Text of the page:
The seeding process was finished at the end of last week after County Turf’s HERO Hybrid Grass was laid down and infilled with a rootzone sand mix up to 40mm.

Work has already started on growing grass through and alongside the new mesh-like grid, creating a top-class playing surface at the stadium that will be 95 per cent natural grass compared to five per cent polyethylene artificial fibres once fully grown and cut.

Bristol Sport Group Grounds Manager Dan Sparks said: “It’s been going really well. We have put down the rootzone layer, on top of that we’ve rolled out the carpet and then it’s been a slow process of infiltrating the sand in between the artificial fibres on the carpet.

“It’s the same principal as the old Desso hybrid product, the artificial fibres are there to provide reinforcement in the sand pitch and then the grass binds to it and grows up through it, and that’s very similar to this HERO product that we have now. The real grass similarly binds to it, just instead of retrospectively stitching in the fibres afterwards we roll out the carpet with the fibres already sown in and then grow the grass up through that.

“The next stage was the seeding and hopefully we’ll see some grass showing in about ten days’ time. We’ll be cutting it a couple of days after that, keeping on top of the growth.

“The minute the seed was in the ground, it’s back to us [the ground staff] and we bring that back in house. The contractors will finish off on the artificial turf surrounding the pitch and we’ll focus on growing the pitch, cutting and fertilizing accordingly.”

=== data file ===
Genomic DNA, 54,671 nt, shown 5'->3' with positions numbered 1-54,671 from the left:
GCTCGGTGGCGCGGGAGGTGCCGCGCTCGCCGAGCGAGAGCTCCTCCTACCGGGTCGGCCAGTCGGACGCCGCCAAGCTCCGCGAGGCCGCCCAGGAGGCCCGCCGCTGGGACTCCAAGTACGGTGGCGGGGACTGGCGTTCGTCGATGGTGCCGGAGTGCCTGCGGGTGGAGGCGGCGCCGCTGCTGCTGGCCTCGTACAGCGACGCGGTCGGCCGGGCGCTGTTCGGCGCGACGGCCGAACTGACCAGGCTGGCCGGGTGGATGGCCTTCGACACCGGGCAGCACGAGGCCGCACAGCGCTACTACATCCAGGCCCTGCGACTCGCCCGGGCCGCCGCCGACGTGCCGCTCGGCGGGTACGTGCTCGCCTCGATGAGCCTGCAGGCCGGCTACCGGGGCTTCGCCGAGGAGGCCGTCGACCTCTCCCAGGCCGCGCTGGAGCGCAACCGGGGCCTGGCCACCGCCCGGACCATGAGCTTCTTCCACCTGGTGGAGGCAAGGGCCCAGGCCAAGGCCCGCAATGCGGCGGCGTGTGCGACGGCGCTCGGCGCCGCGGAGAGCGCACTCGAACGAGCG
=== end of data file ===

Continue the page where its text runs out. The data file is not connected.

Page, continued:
The new surface, which is the same as the one installed at the Bears High Performance Centre, is being installed ready for Bristol City’s opening home game of the Sky Bet Championship season against Preston North End on August 5th.

One of the major hurdles when installing a new pitch is the weather but Sparks added that the sunny, hot conditions and minimal rainfall have worked in their favour so far. 

“The majority of the rain we’ve had has come overnight and in the evening which has sometimes caused an early end to the day as the sand needs to be really dry to brush in and be manipulated like we need it to,” Sparks said.

“In the morning we’ve had to wait for the sun to come up and dry the sand before we can work it again so there’s been a few hours of rain delay but so far, it’s been plain sailing.

“The artificial surrounds will go in over the next two weeks now the seed is in the ground. The priority of everyone has been to get the seed in and the pitch prepared first, because that six-week window before we can first use it is ever so important.”